The Irish Linen Guild has defined Irish linen as yarn which is spun in Ireland from 100% flax fibres. Irish linen fabric is defined as fabric which is woven in Ireland from 100% linen yarns. It is not required that every stage from the growing of the flax to the weaving must take place in Ireland. To be Irish linen fabric the yarns do not necessarily have to come from an Irish spinner, and to be Irish linen (yarn) the flax fibre does not have to be grown in Ireland. However, the skills, craftsmanship, and technology that go into spinning the yarn must be Irish, as is the case with Irish linen fabric; where the design and weaving skills must be Irish, and all of such must take place in Ireland.

Finished garments, or household textile items can be labelled Irish linen, although they may have been made up in another country. Irish linen does not refer to the making up process (such as cutting and sewing). It refers to where the constituent fabric was woven or knitted.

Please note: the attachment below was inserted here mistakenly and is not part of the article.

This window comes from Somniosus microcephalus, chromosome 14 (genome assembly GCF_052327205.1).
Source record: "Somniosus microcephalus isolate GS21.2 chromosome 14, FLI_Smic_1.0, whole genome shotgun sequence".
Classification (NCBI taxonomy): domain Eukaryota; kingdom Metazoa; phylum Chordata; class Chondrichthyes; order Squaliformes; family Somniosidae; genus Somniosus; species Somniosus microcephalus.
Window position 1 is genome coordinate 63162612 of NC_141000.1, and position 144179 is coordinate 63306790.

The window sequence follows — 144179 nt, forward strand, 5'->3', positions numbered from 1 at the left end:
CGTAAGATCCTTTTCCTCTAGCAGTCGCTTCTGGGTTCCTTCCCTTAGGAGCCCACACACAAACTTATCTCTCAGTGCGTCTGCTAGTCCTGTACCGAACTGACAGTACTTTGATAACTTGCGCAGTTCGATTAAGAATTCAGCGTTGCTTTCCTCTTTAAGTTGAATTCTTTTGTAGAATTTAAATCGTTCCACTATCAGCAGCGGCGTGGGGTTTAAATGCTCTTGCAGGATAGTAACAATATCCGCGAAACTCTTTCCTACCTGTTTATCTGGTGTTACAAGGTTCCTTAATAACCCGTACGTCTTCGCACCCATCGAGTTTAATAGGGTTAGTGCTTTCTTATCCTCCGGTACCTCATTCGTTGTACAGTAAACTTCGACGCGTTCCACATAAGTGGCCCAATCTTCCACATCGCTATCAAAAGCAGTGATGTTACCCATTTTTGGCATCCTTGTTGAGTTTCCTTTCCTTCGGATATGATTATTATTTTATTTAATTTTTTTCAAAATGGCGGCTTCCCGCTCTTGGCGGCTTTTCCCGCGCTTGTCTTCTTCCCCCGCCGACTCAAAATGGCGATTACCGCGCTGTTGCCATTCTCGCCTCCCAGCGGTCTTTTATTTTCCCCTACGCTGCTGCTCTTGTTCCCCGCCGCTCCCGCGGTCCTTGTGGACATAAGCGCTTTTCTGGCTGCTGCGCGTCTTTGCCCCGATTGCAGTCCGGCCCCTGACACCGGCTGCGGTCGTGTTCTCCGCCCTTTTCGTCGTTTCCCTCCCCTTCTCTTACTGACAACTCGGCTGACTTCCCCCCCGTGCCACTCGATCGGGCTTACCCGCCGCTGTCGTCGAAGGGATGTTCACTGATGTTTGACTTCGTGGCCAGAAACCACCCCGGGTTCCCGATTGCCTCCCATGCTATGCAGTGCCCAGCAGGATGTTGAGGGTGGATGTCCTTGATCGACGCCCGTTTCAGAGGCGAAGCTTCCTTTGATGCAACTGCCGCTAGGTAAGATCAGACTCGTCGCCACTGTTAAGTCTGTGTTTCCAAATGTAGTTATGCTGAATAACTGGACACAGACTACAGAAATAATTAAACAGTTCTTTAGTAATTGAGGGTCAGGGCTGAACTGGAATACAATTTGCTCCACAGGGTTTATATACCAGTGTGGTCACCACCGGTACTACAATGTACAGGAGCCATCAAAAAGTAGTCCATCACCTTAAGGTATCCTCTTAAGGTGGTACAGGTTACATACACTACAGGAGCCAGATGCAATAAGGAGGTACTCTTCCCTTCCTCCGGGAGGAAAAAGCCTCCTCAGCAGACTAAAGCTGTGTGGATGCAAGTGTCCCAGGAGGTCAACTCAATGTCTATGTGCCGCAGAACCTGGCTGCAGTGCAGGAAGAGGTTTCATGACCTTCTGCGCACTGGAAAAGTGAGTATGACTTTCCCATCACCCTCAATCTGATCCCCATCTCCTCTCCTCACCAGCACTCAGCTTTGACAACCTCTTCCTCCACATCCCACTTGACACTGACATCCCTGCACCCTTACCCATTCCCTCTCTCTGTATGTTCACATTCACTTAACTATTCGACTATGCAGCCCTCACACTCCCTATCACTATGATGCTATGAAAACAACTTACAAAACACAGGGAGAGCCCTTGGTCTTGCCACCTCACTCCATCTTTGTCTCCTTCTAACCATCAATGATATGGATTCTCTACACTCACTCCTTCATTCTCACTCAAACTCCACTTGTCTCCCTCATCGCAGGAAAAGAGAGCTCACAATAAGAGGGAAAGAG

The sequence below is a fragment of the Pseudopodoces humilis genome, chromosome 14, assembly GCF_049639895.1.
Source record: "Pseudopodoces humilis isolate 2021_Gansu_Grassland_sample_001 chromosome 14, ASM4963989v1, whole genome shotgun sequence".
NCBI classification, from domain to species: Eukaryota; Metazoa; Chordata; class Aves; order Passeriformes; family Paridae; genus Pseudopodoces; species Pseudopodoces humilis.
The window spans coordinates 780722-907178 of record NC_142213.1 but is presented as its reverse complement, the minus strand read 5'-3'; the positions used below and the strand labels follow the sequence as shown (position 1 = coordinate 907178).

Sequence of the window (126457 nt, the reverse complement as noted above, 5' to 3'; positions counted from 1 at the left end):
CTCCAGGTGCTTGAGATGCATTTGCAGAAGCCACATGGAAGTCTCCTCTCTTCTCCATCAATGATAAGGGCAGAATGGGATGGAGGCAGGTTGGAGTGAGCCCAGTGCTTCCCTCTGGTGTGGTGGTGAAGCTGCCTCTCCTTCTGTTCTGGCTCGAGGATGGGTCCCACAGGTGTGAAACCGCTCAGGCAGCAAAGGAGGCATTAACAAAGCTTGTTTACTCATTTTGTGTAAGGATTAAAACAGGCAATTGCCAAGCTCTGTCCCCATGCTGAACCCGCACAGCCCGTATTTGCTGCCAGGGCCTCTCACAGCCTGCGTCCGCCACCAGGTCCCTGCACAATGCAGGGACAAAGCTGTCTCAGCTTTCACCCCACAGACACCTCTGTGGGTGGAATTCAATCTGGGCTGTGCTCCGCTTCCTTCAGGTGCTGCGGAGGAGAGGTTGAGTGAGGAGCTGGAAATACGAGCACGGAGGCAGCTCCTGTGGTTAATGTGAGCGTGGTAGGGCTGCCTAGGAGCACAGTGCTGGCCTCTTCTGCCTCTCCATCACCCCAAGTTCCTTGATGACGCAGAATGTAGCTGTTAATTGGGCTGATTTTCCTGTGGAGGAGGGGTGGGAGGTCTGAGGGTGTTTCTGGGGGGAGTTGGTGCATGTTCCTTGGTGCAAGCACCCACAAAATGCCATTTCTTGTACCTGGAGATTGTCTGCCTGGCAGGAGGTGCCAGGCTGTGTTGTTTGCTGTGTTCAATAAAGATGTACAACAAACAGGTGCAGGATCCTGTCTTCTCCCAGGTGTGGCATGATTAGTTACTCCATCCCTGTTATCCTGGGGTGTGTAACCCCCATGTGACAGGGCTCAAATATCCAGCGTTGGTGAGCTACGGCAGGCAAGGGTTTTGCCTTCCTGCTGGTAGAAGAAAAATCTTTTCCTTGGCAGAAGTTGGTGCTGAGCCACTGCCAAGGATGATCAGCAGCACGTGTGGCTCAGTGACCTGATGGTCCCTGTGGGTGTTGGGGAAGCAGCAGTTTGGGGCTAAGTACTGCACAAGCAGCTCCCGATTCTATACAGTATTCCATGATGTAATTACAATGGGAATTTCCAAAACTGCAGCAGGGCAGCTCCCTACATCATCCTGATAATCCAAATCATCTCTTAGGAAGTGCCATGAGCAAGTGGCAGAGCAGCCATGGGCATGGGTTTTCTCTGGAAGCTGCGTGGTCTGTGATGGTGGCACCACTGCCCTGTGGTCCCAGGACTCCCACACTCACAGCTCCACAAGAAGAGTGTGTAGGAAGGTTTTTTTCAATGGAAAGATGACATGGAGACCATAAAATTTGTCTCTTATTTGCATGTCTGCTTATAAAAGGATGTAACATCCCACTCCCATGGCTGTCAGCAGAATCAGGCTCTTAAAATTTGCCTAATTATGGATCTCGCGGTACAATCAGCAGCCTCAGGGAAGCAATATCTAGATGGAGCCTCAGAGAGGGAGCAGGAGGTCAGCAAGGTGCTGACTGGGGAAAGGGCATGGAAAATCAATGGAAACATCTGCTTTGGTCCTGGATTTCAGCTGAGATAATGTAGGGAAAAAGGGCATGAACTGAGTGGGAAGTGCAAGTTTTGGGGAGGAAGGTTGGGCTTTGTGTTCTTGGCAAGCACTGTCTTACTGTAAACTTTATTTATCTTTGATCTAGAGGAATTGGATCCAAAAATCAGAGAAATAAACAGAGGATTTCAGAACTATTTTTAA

Like to the Damask Rose

”Like to the Damask Rose” is a poem either by Francis Quarles called "Hos ego versiculos", or by Simon Wastell called “The flesh profiteth nothing”. It was set to music by the English composer Edward Elgar in 1892.

The song, together with Through the Long Days, was first performed by Charles Phillips in St. James's Hall on 25 February 1897.

It was first published (Tuckwood, Ascherberg) in 1893, and re-published by Boosey in 1907 as one of the Seven Lieder of Edward Elgar, with English and German words.

The 'damask rose' (Damascus rose) of the title is the common name of Rosa × damascena, a hybrid rose.